The coronavirus pandemic has claimed the jobs of all 400 workers at the Gerber Group across its 10 venues in three cities.
Scott Gerber, CEO of the hospitality company, said he made the decision Monday after New York Gov. Andrew Cuomo ordered restaurants and bars to close except for takeout and delivery services.
Geber said many of his venues did not have a takeout business and he didn’t believe the volume of orders or safety risks of kitchen staff working in close proximity justified trying it. He said the employees were let go to “make sure we have a business to go forward.”
“We laid them off just so they could go and get unemployment,” said Gerber. “For me personally, it’s heartbreaking.” The layoffs encompass the company’s entire workforce, including its corporate team.
Gerber Group predominantly operated bars and lounges including The Campell in Grand Central Terminal, Mr. Purple in The Indigo Hotel on the Lower East Side, and three venues in the newly-renovated TWA Hotel at John F. Kennedy Airport.
Gerber said he told his staff that they would all be rehired once the crisis was over and restaurants were allowed to reopen for dining.
He is also turning one of his shuttered locations, Irvington Bar & Restaurant near Union Square Park, into a food pantry where former employees can pick up free food for the duration of the crisis.
Initially it will be stocked with the remaining supplies from kitchens around the city, but Gerber said he will be ordering staples including milk, eggs and rice to keep the pantry stocked.
It’s the latest in a string of layoffs and furloughs affecting the service industry. Danny Meyer’s Union Square Hospitality Group laid off 2,000 workers Wednesday, Eater reported. Pebblebrook Hotel Trust, one of the largest hotel owners in the country, has plans to lay off 6,000 within the month and Marriott International is beginning to furlough thousands.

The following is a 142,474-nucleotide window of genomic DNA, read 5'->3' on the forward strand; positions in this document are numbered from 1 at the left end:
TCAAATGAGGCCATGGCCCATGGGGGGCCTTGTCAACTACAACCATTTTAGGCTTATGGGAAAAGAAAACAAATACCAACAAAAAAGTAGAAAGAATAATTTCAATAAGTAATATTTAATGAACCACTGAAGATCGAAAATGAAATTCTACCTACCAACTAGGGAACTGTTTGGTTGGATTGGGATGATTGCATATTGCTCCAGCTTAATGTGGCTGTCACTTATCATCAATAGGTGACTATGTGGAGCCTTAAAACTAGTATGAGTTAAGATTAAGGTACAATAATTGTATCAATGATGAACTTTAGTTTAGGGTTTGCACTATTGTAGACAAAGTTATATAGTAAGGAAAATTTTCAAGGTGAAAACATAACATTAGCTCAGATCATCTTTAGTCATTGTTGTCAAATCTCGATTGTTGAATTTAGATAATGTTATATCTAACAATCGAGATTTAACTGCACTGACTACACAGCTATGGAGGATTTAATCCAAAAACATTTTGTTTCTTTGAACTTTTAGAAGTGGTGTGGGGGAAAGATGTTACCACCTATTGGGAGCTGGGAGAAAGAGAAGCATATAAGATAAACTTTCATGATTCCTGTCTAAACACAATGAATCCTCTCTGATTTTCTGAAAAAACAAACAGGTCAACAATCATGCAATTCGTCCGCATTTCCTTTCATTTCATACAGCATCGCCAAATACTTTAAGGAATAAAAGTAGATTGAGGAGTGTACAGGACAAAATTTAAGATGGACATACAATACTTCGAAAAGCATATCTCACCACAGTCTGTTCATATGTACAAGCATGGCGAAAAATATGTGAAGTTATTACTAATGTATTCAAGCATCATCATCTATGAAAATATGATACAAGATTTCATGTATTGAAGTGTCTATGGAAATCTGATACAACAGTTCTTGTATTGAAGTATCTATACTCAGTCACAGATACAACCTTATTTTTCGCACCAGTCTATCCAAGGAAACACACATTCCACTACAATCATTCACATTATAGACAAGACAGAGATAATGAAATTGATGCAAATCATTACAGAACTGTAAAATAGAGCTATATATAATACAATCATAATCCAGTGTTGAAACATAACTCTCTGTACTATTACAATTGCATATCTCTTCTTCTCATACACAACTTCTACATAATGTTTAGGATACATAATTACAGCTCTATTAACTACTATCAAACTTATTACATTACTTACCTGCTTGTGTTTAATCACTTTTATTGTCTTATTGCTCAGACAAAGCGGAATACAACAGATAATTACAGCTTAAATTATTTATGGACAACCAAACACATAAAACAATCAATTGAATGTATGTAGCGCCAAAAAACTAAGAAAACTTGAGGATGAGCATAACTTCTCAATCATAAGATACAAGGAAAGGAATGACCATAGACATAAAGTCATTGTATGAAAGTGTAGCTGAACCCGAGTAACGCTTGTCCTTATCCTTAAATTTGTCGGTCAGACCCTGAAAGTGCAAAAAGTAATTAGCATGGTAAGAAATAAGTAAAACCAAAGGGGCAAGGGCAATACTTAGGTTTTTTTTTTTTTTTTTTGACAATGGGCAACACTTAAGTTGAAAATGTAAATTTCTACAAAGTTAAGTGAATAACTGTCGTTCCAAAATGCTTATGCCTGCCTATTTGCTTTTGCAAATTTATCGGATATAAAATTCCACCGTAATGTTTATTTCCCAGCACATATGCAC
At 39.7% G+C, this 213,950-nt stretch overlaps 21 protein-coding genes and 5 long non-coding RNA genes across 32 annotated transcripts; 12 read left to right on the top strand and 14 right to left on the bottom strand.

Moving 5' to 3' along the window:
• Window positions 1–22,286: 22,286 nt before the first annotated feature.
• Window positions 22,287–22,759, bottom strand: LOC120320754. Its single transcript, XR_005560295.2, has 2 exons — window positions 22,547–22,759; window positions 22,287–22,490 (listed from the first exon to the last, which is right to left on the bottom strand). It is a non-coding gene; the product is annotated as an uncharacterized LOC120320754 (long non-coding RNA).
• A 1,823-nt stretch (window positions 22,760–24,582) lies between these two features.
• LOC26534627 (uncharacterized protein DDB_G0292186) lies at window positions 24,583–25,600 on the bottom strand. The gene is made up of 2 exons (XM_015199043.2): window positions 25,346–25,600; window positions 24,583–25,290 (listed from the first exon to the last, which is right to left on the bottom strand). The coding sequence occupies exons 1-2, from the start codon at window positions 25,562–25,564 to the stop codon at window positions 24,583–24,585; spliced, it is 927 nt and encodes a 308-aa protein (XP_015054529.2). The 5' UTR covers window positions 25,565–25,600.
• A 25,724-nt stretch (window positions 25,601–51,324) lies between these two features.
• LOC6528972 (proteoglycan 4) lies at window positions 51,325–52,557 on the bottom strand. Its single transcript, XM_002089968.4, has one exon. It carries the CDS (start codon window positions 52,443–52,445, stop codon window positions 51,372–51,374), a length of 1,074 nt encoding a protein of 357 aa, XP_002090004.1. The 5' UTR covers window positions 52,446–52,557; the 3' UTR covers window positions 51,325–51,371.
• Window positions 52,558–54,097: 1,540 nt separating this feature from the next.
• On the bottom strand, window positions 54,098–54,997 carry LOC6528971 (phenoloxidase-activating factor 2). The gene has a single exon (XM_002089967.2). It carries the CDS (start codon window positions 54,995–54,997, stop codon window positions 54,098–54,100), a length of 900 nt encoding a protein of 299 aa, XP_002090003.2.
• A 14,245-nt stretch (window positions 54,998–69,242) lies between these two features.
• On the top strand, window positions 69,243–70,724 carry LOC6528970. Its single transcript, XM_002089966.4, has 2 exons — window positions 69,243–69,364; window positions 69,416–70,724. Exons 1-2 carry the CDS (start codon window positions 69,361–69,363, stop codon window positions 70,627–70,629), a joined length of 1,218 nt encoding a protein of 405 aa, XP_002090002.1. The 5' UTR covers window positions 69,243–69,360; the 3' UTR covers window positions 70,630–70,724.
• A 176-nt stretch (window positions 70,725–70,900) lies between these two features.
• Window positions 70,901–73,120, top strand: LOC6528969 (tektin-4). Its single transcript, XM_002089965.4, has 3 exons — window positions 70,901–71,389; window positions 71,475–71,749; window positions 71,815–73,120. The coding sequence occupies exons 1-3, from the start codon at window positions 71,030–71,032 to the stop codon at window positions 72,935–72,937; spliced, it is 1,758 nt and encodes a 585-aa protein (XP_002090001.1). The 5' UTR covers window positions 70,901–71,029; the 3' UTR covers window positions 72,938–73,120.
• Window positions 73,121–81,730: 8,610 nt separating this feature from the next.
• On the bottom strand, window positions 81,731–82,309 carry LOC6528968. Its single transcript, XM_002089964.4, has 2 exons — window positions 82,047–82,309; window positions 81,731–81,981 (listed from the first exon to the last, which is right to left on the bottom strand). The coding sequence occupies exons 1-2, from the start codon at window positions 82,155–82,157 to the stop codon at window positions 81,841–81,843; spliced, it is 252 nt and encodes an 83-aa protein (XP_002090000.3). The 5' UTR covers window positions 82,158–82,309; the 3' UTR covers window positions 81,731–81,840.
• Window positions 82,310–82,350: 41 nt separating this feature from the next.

Gerber said he’s wrestling with how to conserve the company’s cash to ensure its locations can reopen once the coronavirus crisis is brought under control.
For starters, he’s only paying vendors that are either small businesses or individuals. For larger vendors, such as liquor companies, he’s reaching out to delay payments.
“We have no idea how long this will last,” he said. “We’re just trying to hold on to as much money as we can.”
He voiced support for proposals of interest-free loans for small businesses and an abatement on payroll taxes that could be in place as venues reopened. State and local officials in New York are calling for similar relief measures for both businesses and workers who have lost their jobs.
Gerber said that many of his vendors have been understanding and have extended a grace period for payments. But some landlords are continuing to demand standard rent payments. The Metropolitan Transportation Authority, which runs Grand Central, is one of them.
The MTA sent a letter to its tenants noting that it would waive fees if they did not adhere to their operating covenants regarding opening times, but their “obligation to pay rent continues without abatement.”
“Nobody could believe that they actually sent this letter,” said Gerber.
Other MTA tenants called the letter “tone deaf,” the New York Post reported.
In a statement, MTA spokesperson Abby Collins said “we understand the challenges facing these businesses, and we urge the federal government to step up and provide assistance in its latest relief package.”
In New York, an indefinite statewide moratorium on eviction proceedings is in place.
Gerber said he had contacted his insurer to cover the rent payments but was told that pandemics were excluded from his business-interruption policy. Without coverage, potential losses could be “limitless,” he said.
He declined to name the insurer but said it was one of the top providers to the hospitality industry. Lawyers say some insurers began specifically excluding coronavirus-related losses in January in new policies.
“There are going to be a lot of tenants that are going to have to declare bankruptcy,” he said. “We won’t be one of them,” he added, though he admitted that if the crisis lasts a long time and landlords or other vendors demand that companies pay, that could change.
“I would find that unconscionable,” he said. “I can’t imagine that that’s going to happen.”
Write to Erin Hudson at [email protected]